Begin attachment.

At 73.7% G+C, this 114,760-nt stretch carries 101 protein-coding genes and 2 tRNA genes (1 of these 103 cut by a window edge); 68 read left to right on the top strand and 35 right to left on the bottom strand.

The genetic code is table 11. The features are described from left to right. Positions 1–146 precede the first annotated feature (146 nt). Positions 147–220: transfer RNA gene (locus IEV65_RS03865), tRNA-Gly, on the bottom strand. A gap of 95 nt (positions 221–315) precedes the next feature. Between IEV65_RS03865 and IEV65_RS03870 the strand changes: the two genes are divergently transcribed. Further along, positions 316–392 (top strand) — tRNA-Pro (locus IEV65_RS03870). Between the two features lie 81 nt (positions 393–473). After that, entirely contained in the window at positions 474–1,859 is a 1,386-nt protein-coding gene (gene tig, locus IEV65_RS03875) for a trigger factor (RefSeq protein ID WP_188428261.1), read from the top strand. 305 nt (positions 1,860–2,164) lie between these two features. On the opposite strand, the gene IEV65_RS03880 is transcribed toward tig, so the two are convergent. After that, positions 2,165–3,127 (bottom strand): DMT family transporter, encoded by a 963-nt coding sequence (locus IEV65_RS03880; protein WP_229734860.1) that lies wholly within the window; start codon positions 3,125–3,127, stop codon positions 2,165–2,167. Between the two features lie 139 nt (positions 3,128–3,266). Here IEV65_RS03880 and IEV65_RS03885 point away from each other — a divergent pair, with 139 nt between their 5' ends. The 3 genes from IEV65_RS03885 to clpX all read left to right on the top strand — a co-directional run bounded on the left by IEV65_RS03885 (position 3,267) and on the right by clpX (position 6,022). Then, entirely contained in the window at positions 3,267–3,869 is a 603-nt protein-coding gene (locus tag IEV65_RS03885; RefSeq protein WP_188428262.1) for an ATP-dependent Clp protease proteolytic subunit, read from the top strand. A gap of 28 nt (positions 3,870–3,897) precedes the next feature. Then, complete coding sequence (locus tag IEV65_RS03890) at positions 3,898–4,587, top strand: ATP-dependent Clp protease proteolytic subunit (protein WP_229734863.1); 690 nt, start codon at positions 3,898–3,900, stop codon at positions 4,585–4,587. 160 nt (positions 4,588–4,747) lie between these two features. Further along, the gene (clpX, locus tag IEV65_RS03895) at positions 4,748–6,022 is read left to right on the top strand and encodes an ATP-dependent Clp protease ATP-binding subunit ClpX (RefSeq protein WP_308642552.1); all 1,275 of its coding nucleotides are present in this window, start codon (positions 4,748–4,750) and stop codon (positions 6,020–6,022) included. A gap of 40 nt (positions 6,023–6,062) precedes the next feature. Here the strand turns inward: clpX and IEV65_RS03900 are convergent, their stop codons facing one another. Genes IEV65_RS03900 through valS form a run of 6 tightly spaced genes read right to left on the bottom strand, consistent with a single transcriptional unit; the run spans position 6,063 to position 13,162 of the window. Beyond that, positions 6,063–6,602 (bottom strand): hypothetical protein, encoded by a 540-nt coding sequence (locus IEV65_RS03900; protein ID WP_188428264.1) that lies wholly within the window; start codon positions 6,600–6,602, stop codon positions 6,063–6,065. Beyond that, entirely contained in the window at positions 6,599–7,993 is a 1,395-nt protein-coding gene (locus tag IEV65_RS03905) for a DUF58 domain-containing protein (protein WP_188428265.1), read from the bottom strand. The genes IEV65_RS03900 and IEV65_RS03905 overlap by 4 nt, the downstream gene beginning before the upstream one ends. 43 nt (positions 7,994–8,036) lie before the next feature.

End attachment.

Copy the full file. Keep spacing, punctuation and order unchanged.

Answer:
At 73.7% G+C, this 114,760-nt stretch carries 101 protein-coding genes and 2 tRNA genes (1 of these 103 cut by a window edge); 68 read left to right on the top strand and 35 right to left on the bottom strand.

The genetic code is table 11. The features are described from left to right. Positions 1–146 precede the first annotated feature (146 nt). Positions 147–220: transfer RNA gene (locus IEV65_RS03865), tRNA-Gly, on the bottom strand. A gap of 95 nt (positions 221–315) precedes the next feature. Between IEV65_RS03865 and IEV65_RS03870 the strand changes: the two genes are divergently transcribed. Further along, positions 316–392 (top strand) — tRNA-Pro (locus IEV65_RS03870). Between the two features lie 81 nt (positions 393–473). After that, entirely contained in the window at positions 474–1,859 is a 1,386-nt protein-coding gene (gene tig, locus IEV65_RS03875) for a trigger factor (RefSeq protein ID WP_188428261.1), read from the top strand. 305 nt (positions 1,860–2,164) lie between these two features. On the opposite strand, the gene IEV65_RS03880 is transcribed toward tig, so the two are convergent. After that, positions 2,165–3,127 (bottom strand): DMT family transporter, encoded by a 963-nt coding sequence (locus IEV65_RS03880; protein WP_229734860.1) that lies wholly within the window; start codon positions 3,125–3,127, stop codon positions 2,165–2,167. Between the two features lie 139 nt (positions 3,128–3,266). Here IEV65_RS03880 and IEV65_RS03885 point away from each other — a divergent pair, with 139 nt between their 5' ends. The 3 genes from IEV65_RS03885 to clpX all read left to right on the top strand — a co-directional run bounded on the left by IEV65_RS03885 (position 3,267) and on the right by clpX (position 6,022). Then, entirely contained in the window at positions 3,267–3,869 is a 603-nt protein-coding gene (locus tag IEV65_RS03885; RefSeq protein WP_188428262.1) for an ATP-dependent Clp protease proteolytic subunit, read from the top strand. A gap of 28 nt (positions 3,870–3,897) precedes the next feature. Then, complete coding sequence (locus tag IEV65_RS03890) at positions 3,898–4,587, top strand: ATP-dependent Clp protease proteolytic subunit (protein WP_229734863.1); 690 nt, start codon at positions 3,898–3,900, stop codon at positions 4,585–4,587. 160 nt (positions 4,588–4,747) lie between these two features. Further along, the gene (clpX, locus tag IEV65_RS03895) at positions 4,748–6,022 is read left to right on the top strand and encodes an ATP-dependent Clp protease ATP-binding subunit ClpX (RefSeq protein WP_308642552.1); all 1,275 of its coding nucleotides are present in this window, start codon (positions 4,748–4,750) and stop codon (positions 6,020–6,022) included. A gap of 40 nt (positions 6,023–6,062) precedes the next feature. Here the strand turns inward: clpX and IEV65_RS03900 are convergent, their stop codons facing one another. Genes IEV65_RS03900 through valS form a run of 6 tightly spaced genes read right to left on the bottom strand, consistent with a single transcriptional unit; the run spans position 6,063 to position 13,162 of the window. Beyond that, positions 6,063–6,602 (bottom strand): hypothetical protein, encoded by a 540-nt coding sequence (locus IEV65_RS03900; protein ID WP_188428264.1) that lies wholly within the window; start codon positions 6,600–6,602, stop codon positions 6,063–6,065. Beyond that, entirely contained in the window at positions 6,599–7,993 is a 1,395-nt protein-coding gene (locus tag IEV65_RS03905) for a DUF58 domain-containing protein (protein WP_188428265.1), read from the bottom strand. The genes IEV65_RS03900 and IEV65_RS03905 overlap by 4 nt, the downstream gene beginning before the upstream one ends. 43 nt (positions 7,994–8,036) lie before the next feature.